We rose to another beautiful day. Our doorstep overlooked a valley of forest green with a mountain range of blue topped in spotted white patches in the distance. Jeff and I grabbed a quick sit down breakfast and saddled up to ride on. Once again, we placed that unrequited call. I knew Joe to be a good rider and I also knew that when he took off from us he wanted his space, so I thought maybe he had just decided to ride his own ride. I recall thinking that I should have been less dictatorial in my decision-making earlier on. My plan was to continue to keep leaving messages for Joe and wait for his reply. That morning we had a passing visit from our old friends the ravens. The first few times they appeared I thought that I needed pictures of these creatures because of our history together, so when I spotted a group coming up in the distance, I pulled out my pocket camera and snapped one off (well, in fact you can hardly see the birds in the shot). Besides a little construction traffic outside of the junction we had a wide-open highway to speed us on our way. And speed we did. Throughout the ride I was impressed by what a good match the F650 was with my R100GSPD. Fully loaded, both bikes had no problem cruising at 85 mph. The clear sky and open road made looking out for animals and the like an unchallenging task. About 100 miles in for the day Jeff called over the CB that his bike's overheat light was on. We pulled over to see if anything looked out of place with the cooling system. Outside of some dirt on the radiator core, the system was holding its water. With the fan seemingly to still be functioning, it looked good to go. We hopped back on our rides and proceeded to take it a bit slower, thinking that maybe the speed was too much for the F650 loaded down like it was. For the next 150 miles the light would come on for 30 seconds and then blink back off again. We stopped and tried using a toothbrush to clean the suspected dirt from blocking any of the precious radiator core fins. This seemed to work for a short while. But only a short while! Then we decided to clean off the radiator core fins with a hosing of water. We stopped at the next roadside motel we could find. The proprietor allowed us use of their hose and we did a bang up job of thoroughly cleaning the radiator. This last fix seemed to do the job. All the time we were dealing with the F650 problem we were passing gorgeous panoramas and even with all the attention paid to Jeff's cooling system it did not take away from our enjoyment of the road that day. The "big (so called) attraction" was Watson Lake, YK. This village was made famous by its signpost forest, a collection of ordinary street signs started back in 1949 by a member of the Army Engineers while working on the Alaskan Highway. The project has grown to well over 10,000 signs with the help of worldwide visitors that have stopped by to hang up whatever sign they have managed to pilfer from their hometowns. We stopped for the obligatory photos and headed back out for one of the destinations I was looking forward to, Laird River Hot Springs. Located directly off the Alaska Highway, this stop provides the weary traveler a place to soak in nature's bath. We had intended to hit three hot springs during the trip but my breakdown threw off the schedule and these stops were the first off the list. Tonight we would at last be back to our original plans. The stop also had a hotel room waiting for us by reservation. About 45 miles outside of Watson, Jeff's bike started speaking again by way of the overheating light. We pulled over and this time the problem was evident; the cooling fan was on the fritz. We played with it and got the fan to spin but only on and off. We had only about 45 miles to the Laird River Hot Springs so it seemed that heading there was our best bet. 15 miles down the road Jeff's radiator makes like Old Faithful and sprays most of its coolant out the overflow bladder. So there we were once again, 60 miles from nowhere. Thank god we had a satellite phone. It was those damn ravens. All you had to do was look at those frigging birds and you're toast. About an hour later Jeff rode off with the tow truck from Watson Lake and I stood there on the lonesome span of road. It was not ravens crying out in laughter I heard this time, instead it was a sad Irish love song that filled the air! What the hell was I hearing? The solemn pith of a lovelorn flute played in the forest beyond the roadway. I sat on my bike for a minute thinking that this sound was some kind of audio hallucination. Finally I pulled off my helmet and took out my earplugs and yes, the music of a lonesome Irish ballad was playing over and over through the woods that banked the highway. I remounted my beemer and rode slowly in the direction of the song. Now I figured it out. The bridge that we had just passed before Jeff's bike spit it's precious coolant had below it a campsite for some fisherman. That hour and a half we had sat around thinking we were the only people from there to Watson Lake, we were in fact about 2000 ft away from a couple of guys who never said a word while they were likely listening to us commiserate about being stuck in the middle of nowhere. Well, at least they were not grizzlies!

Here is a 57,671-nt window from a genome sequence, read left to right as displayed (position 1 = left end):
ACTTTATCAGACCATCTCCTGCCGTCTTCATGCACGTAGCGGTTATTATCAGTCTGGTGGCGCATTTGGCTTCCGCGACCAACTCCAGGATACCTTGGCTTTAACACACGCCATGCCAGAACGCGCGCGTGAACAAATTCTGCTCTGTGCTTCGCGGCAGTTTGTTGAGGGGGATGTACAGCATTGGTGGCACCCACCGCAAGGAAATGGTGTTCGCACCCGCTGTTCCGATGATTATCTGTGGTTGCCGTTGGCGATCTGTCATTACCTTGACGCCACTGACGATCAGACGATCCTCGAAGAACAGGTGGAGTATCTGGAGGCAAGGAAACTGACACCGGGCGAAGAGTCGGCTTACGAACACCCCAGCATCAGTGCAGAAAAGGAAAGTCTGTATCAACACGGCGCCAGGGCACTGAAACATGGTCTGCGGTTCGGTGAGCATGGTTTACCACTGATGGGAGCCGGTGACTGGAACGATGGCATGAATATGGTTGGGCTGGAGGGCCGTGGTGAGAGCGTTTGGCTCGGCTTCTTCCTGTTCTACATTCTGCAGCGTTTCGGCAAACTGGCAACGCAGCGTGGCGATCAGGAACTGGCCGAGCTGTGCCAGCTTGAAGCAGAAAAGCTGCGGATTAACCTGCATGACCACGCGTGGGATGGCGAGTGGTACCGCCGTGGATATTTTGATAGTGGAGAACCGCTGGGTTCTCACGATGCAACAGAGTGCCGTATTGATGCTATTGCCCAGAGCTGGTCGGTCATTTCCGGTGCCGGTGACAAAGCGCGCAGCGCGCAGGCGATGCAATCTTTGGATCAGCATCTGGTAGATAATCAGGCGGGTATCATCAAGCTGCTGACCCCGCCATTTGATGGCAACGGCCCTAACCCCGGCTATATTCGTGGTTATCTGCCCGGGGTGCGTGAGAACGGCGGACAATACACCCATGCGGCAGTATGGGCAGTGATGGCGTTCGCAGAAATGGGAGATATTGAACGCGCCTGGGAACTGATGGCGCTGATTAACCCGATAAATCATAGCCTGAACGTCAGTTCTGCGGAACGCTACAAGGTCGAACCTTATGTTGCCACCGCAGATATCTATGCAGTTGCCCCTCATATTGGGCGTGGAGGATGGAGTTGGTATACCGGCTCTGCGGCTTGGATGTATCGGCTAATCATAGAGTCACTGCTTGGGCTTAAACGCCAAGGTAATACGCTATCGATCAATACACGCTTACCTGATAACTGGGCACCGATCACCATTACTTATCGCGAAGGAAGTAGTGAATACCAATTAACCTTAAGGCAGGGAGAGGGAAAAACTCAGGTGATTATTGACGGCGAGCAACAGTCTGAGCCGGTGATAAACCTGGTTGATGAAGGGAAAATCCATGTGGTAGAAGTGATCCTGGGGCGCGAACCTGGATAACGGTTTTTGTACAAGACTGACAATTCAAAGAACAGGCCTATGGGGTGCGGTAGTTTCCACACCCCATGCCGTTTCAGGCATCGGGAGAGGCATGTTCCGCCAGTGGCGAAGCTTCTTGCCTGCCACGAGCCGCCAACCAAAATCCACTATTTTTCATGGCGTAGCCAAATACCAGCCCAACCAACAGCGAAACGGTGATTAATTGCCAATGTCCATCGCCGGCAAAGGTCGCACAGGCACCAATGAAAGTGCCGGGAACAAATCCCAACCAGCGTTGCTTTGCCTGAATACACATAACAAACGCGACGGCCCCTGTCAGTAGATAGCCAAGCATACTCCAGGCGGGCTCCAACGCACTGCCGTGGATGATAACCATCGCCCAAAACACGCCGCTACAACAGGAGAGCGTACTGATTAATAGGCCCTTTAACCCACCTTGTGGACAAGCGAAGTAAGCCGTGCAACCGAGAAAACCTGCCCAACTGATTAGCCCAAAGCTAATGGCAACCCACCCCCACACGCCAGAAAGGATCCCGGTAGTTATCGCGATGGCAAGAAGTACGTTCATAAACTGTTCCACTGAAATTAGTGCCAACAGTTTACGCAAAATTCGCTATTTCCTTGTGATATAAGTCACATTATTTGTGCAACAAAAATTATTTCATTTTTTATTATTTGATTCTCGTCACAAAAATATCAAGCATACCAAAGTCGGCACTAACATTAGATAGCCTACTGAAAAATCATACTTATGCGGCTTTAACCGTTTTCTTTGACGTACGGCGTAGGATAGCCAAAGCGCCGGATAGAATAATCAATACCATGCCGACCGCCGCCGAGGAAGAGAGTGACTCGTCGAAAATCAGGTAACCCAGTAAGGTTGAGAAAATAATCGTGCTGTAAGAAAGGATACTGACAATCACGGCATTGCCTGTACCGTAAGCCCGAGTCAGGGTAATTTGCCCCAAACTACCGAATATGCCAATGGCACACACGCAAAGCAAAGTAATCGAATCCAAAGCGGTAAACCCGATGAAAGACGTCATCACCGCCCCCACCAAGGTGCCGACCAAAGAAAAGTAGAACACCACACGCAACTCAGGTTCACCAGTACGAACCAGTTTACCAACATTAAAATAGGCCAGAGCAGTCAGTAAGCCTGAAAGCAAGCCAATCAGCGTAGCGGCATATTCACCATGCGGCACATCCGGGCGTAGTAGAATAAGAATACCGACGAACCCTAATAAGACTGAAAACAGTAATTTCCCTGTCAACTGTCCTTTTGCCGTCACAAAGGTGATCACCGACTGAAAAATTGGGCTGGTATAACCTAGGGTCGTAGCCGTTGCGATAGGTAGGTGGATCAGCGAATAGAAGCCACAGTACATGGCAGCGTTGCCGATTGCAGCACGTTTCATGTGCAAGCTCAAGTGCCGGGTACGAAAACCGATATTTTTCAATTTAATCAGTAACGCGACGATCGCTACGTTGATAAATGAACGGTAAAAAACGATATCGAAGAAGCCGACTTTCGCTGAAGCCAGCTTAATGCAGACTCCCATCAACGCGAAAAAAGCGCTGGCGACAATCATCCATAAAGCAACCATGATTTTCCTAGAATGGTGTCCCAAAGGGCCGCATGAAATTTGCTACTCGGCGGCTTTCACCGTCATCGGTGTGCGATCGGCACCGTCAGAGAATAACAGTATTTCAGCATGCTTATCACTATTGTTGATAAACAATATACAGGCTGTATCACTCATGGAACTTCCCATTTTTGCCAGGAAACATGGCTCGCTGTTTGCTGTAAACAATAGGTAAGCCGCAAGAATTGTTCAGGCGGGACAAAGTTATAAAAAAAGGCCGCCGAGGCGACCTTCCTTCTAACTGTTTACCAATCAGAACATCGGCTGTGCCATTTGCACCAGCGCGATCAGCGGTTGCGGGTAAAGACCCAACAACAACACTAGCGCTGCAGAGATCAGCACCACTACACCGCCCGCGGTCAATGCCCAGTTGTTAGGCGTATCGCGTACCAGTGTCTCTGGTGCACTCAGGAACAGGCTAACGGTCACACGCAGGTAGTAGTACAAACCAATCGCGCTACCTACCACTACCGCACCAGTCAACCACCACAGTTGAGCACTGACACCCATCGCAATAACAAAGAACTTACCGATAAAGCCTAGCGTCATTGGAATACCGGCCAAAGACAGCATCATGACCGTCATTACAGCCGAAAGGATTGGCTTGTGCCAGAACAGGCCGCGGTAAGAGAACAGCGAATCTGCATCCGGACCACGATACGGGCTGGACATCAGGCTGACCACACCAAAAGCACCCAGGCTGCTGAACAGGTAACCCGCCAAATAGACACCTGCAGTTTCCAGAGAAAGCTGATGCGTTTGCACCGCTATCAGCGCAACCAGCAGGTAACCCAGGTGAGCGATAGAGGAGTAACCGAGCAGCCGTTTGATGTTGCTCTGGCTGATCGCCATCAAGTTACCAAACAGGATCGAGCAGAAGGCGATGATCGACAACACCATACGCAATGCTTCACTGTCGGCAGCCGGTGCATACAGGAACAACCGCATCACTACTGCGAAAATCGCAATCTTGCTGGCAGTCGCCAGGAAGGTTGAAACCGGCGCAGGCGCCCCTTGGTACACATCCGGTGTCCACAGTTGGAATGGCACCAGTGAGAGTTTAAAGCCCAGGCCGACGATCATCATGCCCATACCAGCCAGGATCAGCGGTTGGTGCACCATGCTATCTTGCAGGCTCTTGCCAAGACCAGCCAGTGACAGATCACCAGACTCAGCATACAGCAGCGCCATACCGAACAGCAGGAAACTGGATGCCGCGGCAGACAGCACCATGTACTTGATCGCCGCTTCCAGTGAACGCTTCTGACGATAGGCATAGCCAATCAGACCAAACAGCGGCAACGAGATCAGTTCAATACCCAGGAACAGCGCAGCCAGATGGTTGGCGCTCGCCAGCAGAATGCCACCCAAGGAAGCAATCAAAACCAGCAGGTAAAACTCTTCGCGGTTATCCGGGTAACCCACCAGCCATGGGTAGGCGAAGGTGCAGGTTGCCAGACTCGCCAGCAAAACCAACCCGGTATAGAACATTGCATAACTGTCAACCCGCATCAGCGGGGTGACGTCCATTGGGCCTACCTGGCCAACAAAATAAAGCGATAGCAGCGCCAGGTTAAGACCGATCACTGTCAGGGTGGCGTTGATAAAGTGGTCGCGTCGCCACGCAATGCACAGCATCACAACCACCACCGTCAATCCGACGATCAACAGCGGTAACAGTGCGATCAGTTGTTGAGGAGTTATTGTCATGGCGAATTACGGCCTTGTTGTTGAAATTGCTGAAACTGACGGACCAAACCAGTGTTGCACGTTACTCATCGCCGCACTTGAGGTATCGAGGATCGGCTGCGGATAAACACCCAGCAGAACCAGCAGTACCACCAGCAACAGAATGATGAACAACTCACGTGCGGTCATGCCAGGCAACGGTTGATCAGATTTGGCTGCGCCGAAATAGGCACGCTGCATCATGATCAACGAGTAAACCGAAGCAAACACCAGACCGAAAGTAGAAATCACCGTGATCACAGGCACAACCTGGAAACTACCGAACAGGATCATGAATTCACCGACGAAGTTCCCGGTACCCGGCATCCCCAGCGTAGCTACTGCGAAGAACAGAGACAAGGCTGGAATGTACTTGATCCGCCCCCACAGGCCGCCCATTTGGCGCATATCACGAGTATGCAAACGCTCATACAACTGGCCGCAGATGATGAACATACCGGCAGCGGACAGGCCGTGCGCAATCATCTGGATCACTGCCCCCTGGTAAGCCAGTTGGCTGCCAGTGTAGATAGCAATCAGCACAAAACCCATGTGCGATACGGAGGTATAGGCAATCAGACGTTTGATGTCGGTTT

No matter how remote were the places we traveled, our accomplishments shrunk in rank by the passing of the lone bicyclists riding their own journey.